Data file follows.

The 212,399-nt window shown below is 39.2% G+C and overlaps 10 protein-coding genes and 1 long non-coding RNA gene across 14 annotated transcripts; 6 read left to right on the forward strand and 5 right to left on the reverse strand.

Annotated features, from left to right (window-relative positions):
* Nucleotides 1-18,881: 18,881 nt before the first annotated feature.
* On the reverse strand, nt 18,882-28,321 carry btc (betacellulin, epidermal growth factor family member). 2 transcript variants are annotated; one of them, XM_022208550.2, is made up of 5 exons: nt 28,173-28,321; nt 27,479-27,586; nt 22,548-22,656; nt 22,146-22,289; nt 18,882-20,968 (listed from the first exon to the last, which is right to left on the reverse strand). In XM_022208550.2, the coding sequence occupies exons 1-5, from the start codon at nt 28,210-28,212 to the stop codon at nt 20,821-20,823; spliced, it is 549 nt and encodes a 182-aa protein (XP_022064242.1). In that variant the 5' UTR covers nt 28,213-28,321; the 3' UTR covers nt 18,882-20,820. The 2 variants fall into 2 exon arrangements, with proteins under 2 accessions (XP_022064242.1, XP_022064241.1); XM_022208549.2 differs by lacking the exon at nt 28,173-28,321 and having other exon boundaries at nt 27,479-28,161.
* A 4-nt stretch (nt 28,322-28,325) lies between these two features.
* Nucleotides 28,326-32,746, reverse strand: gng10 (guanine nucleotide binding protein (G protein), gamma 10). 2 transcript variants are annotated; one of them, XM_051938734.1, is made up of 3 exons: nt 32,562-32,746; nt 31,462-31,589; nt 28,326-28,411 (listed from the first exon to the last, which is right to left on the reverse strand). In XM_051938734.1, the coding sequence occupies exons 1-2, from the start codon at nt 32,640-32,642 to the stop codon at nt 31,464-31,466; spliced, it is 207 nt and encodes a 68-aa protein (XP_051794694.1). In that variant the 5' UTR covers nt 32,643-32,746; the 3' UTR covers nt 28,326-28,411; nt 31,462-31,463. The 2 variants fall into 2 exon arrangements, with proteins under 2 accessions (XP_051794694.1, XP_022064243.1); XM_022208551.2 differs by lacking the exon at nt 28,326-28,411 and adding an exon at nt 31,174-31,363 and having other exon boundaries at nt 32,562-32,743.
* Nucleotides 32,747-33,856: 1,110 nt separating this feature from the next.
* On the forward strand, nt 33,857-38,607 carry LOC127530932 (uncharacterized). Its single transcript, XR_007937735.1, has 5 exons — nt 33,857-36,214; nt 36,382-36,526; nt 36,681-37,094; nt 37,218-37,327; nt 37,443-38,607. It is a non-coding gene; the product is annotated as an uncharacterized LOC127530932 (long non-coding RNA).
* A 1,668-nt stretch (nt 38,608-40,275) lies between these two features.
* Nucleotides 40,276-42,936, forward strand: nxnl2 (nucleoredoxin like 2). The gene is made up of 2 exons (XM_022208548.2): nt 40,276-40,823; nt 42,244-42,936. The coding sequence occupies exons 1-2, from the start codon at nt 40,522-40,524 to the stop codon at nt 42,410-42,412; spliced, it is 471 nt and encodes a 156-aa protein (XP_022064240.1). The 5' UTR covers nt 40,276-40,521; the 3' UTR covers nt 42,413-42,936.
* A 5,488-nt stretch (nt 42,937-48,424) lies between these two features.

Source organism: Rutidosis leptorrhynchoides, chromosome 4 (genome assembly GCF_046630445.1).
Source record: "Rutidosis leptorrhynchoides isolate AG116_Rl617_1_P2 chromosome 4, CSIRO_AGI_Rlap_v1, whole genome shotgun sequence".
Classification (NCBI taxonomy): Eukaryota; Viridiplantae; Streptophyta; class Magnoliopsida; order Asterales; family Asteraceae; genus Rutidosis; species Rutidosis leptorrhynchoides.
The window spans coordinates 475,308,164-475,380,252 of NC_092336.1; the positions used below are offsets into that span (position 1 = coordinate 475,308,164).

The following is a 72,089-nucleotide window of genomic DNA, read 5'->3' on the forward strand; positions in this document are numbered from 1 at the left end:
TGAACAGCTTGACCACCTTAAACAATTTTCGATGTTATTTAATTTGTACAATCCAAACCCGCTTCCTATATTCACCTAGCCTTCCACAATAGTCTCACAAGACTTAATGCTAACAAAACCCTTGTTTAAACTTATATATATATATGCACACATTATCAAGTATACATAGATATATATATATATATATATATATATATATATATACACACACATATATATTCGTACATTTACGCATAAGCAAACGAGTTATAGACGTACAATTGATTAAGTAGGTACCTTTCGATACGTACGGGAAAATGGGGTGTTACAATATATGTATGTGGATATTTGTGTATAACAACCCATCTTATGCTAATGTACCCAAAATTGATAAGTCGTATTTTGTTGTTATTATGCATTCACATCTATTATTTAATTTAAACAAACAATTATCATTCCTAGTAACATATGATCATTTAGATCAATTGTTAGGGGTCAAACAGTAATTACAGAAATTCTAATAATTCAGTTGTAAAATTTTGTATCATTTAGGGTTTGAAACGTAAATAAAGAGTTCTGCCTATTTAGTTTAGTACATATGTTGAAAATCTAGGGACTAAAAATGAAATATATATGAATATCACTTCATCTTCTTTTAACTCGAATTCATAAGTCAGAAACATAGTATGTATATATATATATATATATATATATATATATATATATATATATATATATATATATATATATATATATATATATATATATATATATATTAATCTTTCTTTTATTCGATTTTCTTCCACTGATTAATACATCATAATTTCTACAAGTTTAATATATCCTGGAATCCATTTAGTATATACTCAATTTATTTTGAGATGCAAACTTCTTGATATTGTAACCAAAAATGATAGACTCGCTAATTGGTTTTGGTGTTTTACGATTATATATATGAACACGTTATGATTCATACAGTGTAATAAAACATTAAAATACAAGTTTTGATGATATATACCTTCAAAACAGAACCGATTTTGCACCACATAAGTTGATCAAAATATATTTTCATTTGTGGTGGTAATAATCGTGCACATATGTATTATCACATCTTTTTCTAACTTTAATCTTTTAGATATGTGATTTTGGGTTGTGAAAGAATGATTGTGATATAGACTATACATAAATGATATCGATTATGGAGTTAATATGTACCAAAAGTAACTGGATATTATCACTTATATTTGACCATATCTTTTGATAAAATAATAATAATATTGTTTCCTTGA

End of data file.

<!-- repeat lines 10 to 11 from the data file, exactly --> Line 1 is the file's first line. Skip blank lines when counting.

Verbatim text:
* Nucleotides 40,276-42,936, forward strand: nxnl2 (nucleoredoxin like 2). The gene is made up of 2 exons (XM_022208548.2): nt 40,276-40,823; nt 42,244-42,936. The coding sequence occupies exons 1-2, from the start codon at nt 40,522-40,524 to the stop codon at nt 42,410-42,412; spliced, it is 471 nt and encodes a 156-aa protein (XP_022064240.1). The 5' UTR covers nt 40,276-40,521; the 3' UTR covers nt 42,413-42,936.
* A 5,488-nt stretch (nt 42,937-48,424) lies between these two features.